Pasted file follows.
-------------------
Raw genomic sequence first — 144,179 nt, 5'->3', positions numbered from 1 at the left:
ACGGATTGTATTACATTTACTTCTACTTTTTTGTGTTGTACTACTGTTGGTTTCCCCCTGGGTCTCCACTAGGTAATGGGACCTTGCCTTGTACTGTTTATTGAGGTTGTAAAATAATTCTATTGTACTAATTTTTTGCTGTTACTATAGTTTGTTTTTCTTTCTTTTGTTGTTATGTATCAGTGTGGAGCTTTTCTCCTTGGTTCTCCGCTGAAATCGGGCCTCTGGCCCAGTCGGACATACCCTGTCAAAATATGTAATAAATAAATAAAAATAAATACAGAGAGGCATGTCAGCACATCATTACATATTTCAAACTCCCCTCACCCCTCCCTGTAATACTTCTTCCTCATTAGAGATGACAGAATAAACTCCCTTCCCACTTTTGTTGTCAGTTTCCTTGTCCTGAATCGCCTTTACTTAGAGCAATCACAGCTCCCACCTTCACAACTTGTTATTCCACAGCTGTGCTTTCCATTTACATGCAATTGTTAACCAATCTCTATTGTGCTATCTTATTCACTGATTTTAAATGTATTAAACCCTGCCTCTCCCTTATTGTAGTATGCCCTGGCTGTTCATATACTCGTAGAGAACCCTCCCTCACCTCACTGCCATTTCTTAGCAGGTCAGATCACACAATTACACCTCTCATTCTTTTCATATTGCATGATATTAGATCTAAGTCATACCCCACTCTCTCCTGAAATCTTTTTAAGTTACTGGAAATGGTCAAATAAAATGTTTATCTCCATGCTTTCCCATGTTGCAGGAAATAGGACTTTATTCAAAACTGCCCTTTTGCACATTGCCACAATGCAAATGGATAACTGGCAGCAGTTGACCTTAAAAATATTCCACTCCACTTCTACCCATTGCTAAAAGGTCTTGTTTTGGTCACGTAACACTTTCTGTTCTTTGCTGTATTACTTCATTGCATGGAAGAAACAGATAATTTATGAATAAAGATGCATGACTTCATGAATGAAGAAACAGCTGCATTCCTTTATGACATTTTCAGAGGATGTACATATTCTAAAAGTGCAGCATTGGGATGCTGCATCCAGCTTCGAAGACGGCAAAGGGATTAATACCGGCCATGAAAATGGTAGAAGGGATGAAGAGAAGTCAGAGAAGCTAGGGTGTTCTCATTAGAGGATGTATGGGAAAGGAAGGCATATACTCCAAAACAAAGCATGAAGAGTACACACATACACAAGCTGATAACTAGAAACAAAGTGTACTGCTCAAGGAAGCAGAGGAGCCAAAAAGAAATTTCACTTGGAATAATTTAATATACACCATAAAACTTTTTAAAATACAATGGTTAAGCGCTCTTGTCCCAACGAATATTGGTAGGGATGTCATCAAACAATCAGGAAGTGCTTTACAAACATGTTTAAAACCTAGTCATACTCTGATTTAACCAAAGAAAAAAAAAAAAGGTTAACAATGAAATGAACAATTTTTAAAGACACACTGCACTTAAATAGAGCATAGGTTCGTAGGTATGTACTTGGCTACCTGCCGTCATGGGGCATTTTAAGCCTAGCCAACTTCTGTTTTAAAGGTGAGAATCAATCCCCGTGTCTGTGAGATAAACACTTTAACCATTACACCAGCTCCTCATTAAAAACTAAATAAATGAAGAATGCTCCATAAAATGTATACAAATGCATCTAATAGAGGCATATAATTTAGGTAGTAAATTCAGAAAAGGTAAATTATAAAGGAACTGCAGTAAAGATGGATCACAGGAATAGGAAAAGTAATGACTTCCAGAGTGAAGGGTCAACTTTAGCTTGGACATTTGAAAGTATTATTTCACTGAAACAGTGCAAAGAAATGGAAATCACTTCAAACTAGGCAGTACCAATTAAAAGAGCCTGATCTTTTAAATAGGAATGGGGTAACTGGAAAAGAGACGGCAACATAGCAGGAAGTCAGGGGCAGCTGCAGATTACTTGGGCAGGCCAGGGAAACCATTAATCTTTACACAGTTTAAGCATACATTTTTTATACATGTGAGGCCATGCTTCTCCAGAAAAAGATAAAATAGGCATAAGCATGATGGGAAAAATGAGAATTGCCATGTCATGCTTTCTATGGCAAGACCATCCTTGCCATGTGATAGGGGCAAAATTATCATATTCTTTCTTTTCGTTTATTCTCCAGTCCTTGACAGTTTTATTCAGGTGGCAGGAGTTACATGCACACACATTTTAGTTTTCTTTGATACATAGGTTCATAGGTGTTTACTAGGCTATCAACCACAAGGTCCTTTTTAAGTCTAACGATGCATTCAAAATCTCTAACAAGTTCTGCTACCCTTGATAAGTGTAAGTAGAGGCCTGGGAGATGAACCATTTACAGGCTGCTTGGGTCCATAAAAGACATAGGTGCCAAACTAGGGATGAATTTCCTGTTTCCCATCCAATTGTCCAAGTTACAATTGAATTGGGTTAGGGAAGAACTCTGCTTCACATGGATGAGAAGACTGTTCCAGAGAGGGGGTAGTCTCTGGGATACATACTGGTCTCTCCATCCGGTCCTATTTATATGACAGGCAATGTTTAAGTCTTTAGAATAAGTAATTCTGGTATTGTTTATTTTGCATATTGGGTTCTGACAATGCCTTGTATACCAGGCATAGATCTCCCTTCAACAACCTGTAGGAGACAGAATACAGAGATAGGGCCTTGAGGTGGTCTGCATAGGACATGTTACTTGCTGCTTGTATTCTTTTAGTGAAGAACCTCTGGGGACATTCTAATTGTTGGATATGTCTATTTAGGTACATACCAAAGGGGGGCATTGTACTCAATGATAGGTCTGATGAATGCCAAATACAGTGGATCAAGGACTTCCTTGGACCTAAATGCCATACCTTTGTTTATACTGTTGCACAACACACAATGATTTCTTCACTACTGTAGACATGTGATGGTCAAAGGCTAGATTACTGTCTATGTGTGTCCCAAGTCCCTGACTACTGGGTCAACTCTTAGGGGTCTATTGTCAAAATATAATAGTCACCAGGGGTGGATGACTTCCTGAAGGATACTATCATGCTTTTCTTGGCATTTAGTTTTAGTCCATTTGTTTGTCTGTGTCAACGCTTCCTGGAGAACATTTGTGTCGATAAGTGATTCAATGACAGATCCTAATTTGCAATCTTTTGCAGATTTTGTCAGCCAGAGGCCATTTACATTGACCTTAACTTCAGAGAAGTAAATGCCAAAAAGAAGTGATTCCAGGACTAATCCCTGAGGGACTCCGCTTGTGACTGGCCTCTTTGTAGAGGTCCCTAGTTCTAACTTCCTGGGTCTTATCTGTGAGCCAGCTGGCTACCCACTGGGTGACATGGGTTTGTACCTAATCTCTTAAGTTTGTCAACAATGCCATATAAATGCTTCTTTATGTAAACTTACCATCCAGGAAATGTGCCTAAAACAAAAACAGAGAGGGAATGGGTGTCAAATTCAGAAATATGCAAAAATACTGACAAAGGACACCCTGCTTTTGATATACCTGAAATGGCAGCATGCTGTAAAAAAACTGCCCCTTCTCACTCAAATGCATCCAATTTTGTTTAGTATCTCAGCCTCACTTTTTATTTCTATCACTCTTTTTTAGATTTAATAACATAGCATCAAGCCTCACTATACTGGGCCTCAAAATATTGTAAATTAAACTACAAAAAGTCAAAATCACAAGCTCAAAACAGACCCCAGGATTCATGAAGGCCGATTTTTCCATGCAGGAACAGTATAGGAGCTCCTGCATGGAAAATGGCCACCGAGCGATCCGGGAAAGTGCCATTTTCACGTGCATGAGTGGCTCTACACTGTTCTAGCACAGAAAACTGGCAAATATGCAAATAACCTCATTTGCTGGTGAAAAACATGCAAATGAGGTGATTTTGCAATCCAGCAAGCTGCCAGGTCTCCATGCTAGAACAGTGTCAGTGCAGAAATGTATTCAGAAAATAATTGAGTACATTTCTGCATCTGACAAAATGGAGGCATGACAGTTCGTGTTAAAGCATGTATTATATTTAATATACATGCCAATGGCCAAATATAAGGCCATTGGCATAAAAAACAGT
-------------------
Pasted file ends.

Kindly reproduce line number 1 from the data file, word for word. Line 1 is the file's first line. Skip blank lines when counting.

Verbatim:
Raw genomic sequence first — 144,179 nt, 5'->3', positions numbered from 1 at the left: